When things go bump in the night, SAGAPS goes to work.
The Southern Arizona Ghost and Paranormal Society is a little like Tucson’s version of the Ghostbusters. This trio of investigators—Jim Rundel, Hector Barragan Jr. and Laura Ziegler—spends its spare time in dogged pursuit of the paranormal.
Rundel and Barragan, who have been friends since their freshman year of high school, founded SAGAPS in 2006. They were inspired by reality TV shows about ghost hunting and wanted to try their hand at the techniques the shows depict.
“We’re geeks at heart, so we wanted to get our hands on the equipment and study it and the phenomenon itself,” says Barragan, who works for a software company in his non-SAGAPS life. “It’s an expensive hobby that turned into a job that doesn’t pay.”
Soon, Barragan and Rundel found themselves testing their chops in the field, venturing—free of charge—into the creepiest corners they could find to see firsthand whether their techniques would work.
That’s where they crossed paths with Ziegler. A former paralegal who now helps administer an assisted living facility, Ziegler has had a lifelong fascination with the paranormal.
Four years ago, she and a friend attended a SAGAPS ghost hunt for fun. She was hooked.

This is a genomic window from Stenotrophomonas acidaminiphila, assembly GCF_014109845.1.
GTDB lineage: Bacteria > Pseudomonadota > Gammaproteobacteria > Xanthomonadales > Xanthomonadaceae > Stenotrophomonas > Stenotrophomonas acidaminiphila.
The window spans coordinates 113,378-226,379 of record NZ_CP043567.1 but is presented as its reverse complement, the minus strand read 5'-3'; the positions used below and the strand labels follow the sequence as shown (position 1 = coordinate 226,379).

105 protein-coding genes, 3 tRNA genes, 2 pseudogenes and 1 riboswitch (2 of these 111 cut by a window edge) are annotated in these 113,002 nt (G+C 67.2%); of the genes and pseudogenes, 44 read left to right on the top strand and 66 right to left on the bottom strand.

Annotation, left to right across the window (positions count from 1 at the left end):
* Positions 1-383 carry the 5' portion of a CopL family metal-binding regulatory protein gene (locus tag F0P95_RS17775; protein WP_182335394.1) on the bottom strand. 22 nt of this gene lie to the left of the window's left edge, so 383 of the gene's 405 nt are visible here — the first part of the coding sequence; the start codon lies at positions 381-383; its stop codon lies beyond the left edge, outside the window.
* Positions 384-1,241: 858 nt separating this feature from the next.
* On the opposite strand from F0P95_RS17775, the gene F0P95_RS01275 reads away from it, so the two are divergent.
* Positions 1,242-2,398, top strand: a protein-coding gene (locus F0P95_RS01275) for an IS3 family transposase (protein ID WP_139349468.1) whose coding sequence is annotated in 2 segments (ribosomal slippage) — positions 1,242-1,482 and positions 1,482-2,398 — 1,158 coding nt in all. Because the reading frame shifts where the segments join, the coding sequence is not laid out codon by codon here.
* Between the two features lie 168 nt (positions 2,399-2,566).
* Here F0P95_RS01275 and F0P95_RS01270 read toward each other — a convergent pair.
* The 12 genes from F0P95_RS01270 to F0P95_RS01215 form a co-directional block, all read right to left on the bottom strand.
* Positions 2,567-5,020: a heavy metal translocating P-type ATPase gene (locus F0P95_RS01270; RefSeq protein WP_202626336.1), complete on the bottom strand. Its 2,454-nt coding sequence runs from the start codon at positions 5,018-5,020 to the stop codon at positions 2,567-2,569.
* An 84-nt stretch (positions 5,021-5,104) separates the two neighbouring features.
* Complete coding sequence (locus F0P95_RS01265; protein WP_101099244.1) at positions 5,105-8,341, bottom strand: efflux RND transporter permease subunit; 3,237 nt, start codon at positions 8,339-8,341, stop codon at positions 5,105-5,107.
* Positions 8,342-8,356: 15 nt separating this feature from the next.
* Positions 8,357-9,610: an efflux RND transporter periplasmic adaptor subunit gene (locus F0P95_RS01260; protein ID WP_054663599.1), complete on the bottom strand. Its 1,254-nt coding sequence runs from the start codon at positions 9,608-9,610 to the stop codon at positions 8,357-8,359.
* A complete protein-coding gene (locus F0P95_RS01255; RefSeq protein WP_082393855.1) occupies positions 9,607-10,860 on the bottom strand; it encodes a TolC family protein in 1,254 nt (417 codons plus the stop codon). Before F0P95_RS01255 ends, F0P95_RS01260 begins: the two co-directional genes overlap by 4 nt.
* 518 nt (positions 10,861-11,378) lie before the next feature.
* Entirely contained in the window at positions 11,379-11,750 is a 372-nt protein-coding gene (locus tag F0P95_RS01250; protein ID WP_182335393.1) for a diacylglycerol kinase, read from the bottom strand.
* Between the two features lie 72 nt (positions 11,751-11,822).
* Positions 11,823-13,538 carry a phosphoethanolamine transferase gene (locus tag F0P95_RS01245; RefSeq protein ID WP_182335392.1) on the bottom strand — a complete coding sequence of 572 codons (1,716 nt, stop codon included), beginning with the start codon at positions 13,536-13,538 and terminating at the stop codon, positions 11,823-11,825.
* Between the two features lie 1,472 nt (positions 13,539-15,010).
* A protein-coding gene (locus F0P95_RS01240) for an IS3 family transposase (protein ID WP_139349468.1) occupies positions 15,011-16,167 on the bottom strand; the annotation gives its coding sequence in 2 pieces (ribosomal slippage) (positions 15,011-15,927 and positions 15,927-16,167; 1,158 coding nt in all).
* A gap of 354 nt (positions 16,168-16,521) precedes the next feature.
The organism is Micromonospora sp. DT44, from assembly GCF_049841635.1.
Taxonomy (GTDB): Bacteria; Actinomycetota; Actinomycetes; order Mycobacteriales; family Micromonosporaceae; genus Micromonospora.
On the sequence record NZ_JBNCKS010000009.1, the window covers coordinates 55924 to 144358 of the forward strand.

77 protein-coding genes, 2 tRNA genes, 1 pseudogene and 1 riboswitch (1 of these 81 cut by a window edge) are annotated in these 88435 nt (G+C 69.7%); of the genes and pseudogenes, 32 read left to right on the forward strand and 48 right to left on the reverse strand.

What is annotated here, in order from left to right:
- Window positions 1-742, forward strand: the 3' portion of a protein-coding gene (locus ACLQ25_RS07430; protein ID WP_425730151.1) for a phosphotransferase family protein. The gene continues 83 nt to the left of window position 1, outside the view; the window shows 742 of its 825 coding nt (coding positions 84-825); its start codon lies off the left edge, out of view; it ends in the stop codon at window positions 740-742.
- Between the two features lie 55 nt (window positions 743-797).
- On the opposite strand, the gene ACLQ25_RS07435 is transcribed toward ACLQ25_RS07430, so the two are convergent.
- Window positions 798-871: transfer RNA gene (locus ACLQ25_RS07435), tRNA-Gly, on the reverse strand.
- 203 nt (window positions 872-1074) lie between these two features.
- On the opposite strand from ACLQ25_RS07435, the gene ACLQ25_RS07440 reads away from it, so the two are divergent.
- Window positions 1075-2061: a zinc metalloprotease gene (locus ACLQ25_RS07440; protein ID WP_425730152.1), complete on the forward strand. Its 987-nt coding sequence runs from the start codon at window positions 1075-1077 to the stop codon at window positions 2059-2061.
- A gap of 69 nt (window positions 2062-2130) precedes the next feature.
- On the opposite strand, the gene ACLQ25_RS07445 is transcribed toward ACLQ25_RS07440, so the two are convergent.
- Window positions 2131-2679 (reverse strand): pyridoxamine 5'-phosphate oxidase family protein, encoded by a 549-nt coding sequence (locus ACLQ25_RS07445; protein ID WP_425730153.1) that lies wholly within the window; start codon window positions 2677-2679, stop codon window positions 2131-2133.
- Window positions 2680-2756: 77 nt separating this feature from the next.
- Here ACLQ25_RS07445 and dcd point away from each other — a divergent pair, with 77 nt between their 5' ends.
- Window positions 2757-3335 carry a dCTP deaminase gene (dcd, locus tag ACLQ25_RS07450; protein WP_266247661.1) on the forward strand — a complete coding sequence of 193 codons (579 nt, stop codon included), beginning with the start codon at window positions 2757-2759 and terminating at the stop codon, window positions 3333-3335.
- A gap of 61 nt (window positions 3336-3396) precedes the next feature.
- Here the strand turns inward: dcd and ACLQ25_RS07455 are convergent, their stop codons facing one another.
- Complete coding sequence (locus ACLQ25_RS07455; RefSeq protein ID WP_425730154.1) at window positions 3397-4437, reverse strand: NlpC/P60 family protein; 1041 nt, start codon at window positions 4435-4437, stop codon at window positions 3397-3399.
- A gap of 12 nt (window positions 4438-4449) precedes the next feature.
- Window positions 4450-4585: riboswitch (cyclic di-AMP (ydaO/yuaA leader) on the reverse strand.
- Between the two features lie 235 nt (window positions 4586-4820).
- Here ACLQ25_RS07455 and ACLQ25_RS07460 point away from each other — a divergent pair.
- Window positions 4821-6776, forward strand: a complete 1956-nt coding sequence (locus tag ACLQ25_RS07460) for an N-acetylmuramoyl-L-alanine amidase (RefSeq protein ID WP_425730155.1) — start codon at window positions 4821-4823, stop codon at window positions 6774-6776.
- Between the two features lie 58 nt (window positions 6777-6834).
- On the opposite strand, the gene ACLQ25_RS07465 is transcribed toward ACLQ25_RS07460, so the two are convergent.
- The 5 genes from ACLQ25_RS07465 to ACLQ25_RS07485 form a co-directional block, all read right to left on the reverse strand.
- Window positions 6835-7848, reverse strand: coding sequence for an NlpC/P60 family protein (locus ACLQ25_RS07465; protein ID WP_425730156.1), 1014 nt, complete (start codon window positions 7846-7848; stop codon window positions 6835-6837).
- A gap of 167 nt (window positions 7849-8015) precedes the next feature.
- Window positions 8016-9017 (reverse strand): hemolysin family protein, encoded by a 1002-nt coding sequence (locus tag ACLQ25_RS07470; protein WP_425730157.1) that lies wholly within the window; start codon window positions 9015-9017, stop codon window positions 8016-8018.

“I couldn’t stop thinking about it,” she recalls. “So I contacted Hector and he said, ‘why don’t you come and sit in and see if you like it?’”
Eventually, she joined, bringing her expertise in historical and legal research with her.
Now, Ziegler says, “from the time I get home from work, to the time that I go to work, I spend on SAGAPS.”
These days, the team is in demand: they regularly field more than a dozen calls every week, and October is their busiest month. They continue to pride themselves on—and refine—their scientific, skeptical approach to ghost hunting.
So what does that mean for would-be clients? When a case comes in, it goes to Ziegler first, who runs a background check on the inquiring client and then digs into the property’s past residents, ownership records and even its geological history.
Then, all three team members review the information and the client’s claims.
“Are they hearing voices? Are they actually seeing a manifestation that walks from room to room? We have to know so we can plan our route through the house and our approach,” Rundel says.
They also prepare their equipment, which can vary from case to case but usually includes specially calibrated camcorders, audio recorders, radiation and magnetic field detectors, and a sizeable supply of flashlights. And the team has a ritual—meeting for dinner before any big hunt.
Despite their share of unsettling experiences on the job, Rundel, Barragan and Ziegler remain steadfast skeptics. None of them believes in ghosts.
But despite the demands of their day jobs and their families, they’re drawn back, again and again, to the search.
“You should be doing this to try to help other people, to try to answer the questions that haven’t been answered yet,” Rundel says. “And I guess that’s why we keep doing it—to look for those answers. To strive to give people closure.”